How the Internet Became a Playground for Exploiting Black Creators
Fortnite, owned by Epic Games, is currently in litigation with Black creators over the use of their dance moves. But the video game company is not the first to mine Black digital ingenuity for profit.
Graphic by Laci Jordan
In Extremely Online, Shamira Ibrahim investigates the origins and impact of internet phenomena, viral trends, and other online mysteries that shape our daily digital experiences. This piece is also part of In Browsing Black History, in which we celebrate Black History Month by exploring the origins of internet trends and icons popularized by Black cultural producers, too often left uncredited for their work.
When South Korean boy band BTS made their highly-anticipated first appearance on the The Tonight Show Starring Jimmy Fallon this past September, they performed their smash hit song “Idol,” replete with the well-known dance move associated with it—the base of which is an extension of the South African gwara gwara dance with an additional four-count pulse for flair, and got relabeled into its own Idol Challenge. It wasn’t the only dancing they did during their time on Fallon’s stage: In a pre-recorded segment, they also engaged in the Fortnite dance challenge.
The Tonight Show is far from the only program to do one of these viral segments: Sites such as BuzzFeed and shows such as Access Hollywood have all participated in the wildly popular challenge, borne out of the “emotes” embedded in the multiplayer online video game, largely obtained via in-game purchases. Classic dances such as the Robot, the Worm, and the Charleston (called “the Flapper” in the game) are also optional add-ons—but so are newer dances attached to Black artists of present-day, such as 2 Milly’s Milly Rock and Blocboy JB’s “Shoot” dance. But 2 Milly and Blocboy aren’t mentioned in these emotes whatsoever. Nor are their predefined choreography names.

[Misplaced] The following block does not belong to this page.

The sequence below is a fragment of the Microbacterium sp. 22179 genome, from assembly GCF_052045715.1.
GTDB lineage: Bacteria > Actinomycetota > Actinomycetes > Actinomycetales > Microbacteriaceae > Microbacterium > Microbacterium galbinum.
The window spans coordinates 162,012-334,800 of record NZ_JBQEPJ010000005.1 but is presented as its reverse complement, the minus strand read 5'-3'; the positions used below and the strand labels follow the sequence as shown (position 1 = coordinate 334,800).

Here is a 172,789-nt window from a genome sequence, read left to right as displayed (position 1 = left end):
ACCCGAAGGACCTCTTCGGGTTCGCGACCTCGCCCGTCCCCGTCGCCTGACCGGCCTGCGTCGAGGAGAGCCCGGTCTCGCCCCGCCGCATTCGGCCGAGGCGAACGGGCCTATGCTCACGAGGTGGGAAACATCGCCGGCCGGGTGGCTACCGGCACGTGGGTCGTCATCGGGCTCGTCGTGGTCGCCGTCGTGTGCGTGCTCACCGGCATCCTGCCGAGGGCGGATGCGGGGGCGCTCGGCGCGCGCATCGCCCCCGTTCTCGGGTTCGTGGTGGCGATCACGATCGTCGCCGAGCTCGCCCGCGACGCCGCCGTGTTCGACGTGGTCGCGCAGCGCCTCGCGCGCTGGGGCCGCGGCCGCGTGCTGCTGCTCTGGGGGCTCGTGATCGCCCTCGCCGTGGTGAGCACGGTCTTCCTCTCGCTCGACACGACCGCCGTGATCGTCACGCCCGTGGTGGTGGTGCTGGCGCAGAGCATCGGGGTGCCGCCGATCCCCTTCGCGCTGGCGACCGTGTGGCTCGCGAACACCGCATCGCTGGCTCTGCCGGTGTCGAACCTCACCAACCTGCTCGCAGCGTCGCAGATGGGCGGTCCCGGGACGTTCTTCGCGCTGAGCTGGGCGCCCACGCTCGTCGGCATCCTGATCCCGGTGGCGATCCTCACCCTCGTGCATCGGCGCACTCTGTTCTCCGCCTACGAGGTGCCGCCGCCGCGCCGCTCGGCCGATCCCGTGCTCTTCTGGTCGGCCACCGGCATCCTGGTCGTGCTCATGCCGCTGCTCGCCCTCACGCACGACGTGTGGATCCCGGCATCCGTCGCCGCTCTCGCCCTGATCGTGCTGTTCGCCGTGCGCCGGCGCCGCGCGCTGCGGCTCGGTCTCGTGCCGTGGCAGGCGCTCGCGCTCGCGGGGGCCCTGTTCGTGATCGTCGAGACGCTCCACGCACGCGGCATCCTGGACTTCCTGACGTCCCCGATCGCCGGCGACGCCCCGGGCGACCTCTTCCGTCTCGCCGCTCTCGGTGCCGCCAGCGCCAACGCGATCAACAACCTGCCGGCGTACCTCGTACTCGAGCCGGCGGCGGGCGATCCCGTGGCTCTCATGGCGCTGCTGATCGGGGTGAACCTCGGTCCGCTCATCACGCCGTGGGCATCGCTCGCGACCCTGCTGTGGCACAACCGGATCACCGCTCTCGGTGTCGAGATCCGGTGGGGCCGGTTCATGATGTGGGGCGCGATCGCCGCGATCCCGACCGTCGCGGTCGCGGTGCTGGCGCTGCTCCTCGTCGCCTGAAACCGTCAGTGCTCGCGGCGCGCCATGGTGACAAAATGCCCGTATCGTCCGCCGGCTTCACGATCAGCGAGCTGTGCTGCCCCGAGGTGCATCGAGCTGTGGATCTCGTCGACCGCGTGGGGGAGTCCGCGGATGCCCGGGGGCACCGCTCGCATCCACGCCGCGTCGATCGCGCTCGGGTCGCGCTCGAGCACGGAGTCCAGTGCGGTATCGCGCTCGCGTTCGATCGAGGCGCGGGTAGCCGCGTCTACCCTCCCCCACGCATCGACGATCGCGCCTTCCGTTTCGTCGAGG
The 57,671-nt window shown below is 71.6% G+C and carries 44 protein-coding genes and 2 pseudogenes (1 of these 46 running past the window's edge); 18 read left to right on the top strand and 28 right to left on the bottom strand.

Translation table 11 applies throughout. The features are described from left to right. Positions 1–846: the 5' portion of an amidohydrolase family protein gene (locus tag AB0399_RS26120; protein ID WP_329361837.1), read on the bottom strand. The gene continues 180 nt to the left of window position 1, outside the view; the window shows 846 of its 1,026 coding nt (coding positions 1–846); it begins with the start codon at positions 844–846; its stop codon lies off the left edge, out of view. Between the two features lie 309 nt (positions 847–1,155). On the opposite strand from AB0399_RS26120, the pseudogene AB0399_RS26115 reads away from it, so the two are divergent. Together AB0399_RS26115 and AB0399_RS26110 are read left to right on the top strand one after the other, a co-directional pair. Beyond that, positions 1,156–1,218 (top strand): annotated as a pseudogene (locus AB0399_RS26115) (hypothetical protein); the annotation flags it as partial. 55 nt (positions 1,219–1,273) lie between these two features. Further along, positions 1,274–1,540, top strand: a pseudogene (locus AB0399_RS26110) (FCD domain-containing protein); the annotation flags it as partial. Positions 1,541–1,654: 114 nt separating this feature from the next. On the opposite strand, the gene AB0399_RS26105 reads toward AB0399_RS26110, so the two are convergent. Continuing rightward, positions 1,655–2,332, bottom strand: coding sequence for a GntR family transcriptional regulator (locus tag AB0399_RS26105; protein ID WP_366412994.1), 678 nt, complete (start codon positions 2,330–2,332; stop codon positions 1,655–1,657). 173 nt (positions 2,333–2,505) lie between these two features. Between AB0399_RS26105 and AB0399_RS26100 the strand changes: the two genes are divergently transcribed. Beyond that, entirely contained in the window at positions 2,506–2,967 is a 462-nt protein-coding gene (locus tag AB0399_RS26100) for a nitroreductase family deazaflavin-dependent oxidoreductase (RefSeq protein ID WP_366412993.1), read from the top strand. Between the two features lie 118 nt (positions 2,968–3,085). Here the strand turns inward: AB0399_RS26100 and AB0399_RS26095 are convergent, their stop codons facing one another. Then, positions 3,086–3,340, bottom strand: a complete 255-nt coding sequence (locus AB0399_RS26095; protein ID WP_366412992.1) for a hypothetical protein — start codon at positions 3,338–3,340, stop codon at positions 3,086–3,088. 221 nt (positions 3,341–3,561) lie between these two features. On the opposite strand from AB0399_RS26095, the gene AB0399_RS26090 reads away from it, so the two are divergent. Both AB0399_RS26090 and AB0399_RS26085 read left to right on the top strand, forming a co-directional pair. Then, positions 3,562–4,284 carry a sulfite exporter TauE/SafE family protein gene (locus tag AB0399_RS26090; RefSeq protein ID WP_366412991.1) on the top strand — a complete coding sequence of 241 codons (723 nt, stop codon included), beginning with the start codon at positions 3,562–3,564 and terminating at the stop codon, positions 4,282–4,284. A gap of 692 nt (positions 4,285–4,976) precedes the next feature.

Instead, they have been rendered into a milquetoast version, absent the verve and the accreditation to the Black cultural production it was derived from: The Milly Rock is now (ironically) “Swipe It,” and Shoot is now “Hype.”
The mimicry doesn’t stop there. There is Tidy, which is a frame-for-frame sync with Snoop Dogg’s steering-wheel move in the “Drop it Like it’s Hot” music video. In a comical bit of allusion, the “Fresh” dance is a rendition of Alfonso Ribeiro’s infamous “Carlton dance” performed on The Fresh Prince of Bel-Air twenty years before. And the costs of these dances range from anywhere from 500 V-Bucks (the equivalent of $5 USD) to a $9.50 pass upgrade—with 125 million users on the platform, the revenue from these sales is estimated to be $2 billion, according to a report from Techcrunch.
Unfortunately, none of the Black artists who were the inspiration for many of the popular dance emotes saw any of it.
The misappropriation and profiteering of Black content is not without precedent: In an essay titled Intellectual Property at the Intersection of Race and Gender, law professor K.J. Greene wrote “the history of Black artists within U.S. IP law has been one of appropriation, degradation, and devaluation beginning with the creation of the nation until the 1950s and 60s.” Greene contends that Black artists have consistently been penalized for innovating in the public sphere—which includes the music genres of country, jazz, blues, rock-and-roll, and hip-hop—limiting the bounds of what previously applied under copyright protection and ultimately rendering Black creativity as public domain.
Nowadays, the copyright laws may technically protect more content—it is attached upon the completion of the artifact (not upon registration as commonly assumed), be it a song, a written piece, or other “tangible works,” but that is only half of the fight.
“The issue isn’t necessarily in you creating and owning it. It [just] costs money to enforce,” Bärí A. Williams, a technology lawyer and VP of Legal, Business, and Policy Affairs at All Turtles, a product design and development incubator, tells Broadly. “A rule is only as good as how it is enforced.”
“IP issues are extremely expensive to litigate and to handle,” Williams clarifies. “Nine times out of ten, people are not going to try to enforce that right because it just costs too much—and the people who can’t afford it are the people in marginalized communities who are making all the great content, that are making things go viral, that are making things hot. And that’s the problem. The game is not set up for us to win.”